Britain's independent schools are feeling hard done by. They are upset at attempts by the UK's top universities to enrol more disadvantaged students from state schools by curtailing the proportion they take from private ones. They feel especially aggrieved, according to Barnaby Lenon, chair of the Independent Schools Council, because they have done a lot recently to support state schools (see pages 24-25).
Quotas that penalise independent schools, Mr Lenon argues, could end up privileging well-off kids from middle-class state schools and ignoring poor students in private ones. He has a point. Quotas crudely applied have a habit of spawning unintended consequences.
Some disadvantaged children do benefit from bursaries to private schools. How many are pukka poor, rather than the children of asset-rich, cash-poor families with clever accountants, however, is not known. It's hard to believe that the genuinely poor, as opposed to the distressed middle-class, are present in any greater proportions in independent schools than they are in grammars, and on average that is less than 2 per cent.
Mr Lenon's polemic disturbs in other ways. The first is that it is rarely a good idea for the relatively privileged to whine to those less fortunate than themselves. Some parents obviously struggle to pay school fees. But to air the issue in a piece about disadvantage isn't helpful. "Poverty", for those state school students shackled to it, means belonging to a family that has trouble finding the rent, paying the gas bill and feeding itself. It does not mean forgoing the usual holiday in the South of France and having to make do with Devon.
Then there is the question of how much help private schools actually extend to their state cousins. This has, as Mr Lenon says, increased over the years, good intentions being buttressed by pressure from the Charity Commission and successive governments. A few have committed substantial resources. Most have not, even though, as former schools minister Lord Adonis has pointed out, many of the more venerable institutions were endowed centuries ago specifically to benefit the poor.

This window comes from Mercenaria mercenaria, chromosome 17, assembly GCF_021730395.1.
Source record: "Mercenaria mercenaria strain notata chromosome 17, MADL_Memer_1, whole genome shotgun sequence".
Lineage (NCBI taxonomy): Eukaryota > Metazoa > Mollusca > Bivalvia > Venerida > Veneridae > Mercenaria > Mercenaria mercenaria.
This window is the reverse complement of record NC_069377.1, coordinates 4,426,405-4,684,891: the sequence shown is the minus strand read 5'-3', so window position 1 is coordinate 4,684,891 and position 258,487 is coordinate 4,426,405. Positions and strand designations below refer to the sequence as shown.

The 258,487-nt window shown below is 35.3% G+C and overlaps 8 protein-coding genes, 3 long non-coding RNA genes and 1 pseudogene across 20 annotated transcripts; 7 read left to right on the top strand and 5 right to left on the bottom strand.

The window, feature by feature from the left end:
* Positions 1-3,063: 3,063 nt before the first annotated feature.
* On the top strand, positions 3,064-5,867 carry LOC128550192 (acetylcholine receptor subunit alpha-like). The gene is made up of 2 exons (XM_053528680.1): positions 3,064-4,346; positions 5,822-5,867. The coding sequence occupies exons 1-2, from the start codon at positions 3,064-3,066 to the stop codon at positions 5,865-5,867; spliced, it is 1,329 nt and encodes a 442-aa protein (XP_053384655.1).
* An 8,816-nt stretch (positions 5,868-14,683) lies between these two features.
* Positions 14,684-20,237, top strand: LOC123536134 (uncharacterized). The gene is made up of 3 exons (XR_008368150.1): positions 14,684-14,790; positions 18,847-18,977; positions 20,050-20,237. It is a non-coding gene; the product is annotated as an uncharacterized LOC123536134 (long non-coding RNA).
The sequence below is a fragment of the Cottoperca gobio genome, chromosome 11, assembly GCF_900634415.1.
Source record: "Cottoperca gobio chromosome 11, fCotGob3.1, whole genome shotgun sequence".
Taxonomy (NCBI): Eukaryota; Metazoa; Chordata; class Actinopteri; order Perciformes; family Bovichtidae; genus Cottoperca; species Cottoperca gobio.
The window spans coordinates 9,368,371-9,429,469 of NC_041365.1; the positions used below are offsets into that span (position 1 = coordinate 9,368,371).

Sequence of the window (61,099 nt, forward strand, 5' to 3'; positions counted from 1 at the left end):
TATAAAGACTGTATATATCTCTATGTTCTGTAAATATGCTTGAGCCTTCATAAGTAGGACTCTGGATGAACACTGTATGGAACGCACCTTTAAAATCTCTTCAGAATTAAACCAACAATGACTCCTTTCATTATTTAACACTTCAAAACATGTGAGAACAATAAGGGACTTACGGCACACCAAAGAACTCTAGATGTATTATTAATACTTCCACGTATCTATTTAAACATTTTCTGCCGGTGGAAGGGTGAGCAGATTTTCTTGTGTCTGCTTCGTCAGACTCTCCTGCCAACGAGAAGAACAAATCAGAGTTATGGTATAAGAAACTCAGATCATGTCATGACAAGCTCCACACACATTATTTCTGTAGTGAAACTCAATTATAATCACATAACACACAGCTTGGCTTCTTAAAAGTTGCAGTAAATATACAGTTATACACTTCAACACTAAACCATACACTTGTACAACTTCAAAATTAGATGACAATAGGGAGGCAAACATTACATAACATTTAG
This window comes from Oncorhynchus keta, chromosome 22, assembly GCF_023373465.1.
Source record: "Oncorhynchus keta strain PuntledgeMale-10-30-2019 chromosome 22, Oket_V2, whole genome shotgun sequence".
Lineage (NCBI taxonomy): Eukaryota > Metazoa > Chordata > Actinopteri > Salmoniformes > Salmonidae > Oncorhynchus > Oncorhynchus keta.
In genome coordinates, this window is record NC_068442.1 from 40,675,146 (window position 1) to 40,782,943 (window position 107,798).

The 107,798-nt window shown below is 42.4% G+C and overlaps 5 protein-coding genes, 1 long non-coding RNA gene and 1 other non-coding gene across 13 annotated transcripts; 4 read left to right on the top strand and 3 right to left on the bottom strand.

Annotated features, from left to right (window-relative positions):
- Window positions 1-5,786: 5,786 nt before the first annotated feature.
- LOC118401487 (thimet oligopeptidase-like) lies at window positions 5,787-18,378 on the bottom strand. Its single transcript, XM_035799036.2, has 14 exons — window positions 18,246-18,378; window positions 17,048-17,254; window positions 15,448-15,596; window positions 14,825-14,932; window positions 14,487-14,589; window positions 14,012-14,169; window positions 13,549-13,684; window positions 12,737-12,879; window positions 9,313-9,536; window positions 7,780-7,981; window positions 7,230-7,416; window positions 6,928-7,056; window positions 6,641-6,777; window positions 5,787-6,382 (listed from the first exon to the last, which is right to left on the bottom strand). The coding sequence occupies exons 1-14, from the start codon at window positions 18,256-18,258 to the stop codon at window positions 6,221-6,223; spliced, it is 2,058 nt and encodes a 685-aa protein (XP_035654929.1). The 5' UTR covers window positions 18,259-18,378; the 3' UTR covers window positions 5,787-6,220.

Their core mission today is rather different: it is to provide a good education for those wealthy enough to buy one. If outreach programmes are dismissed as "window dressing", it's because they are perceived as peripheral. Should Eton or Harrow decide one day to reserve half their places for students on free school meals, perhaps perceptions will change. Until then, it's probably best not to ask for too much public appreciation for the limited help on offer.
Which brings us to the final issue. Nowhere in Mr Lenon's elegant complaint is there an acknowledgement of the resources that have allowed his schools to dominate the best universities, the Olympic rostra and the cricket pitch. If state schools had double the funding, half the class sizes and far fewer poor people perhaps that domination would be in question. But as that's as likely as the independent share of top university places collapsing any time soon, perhaps they should chill out a bit more and whine a little less.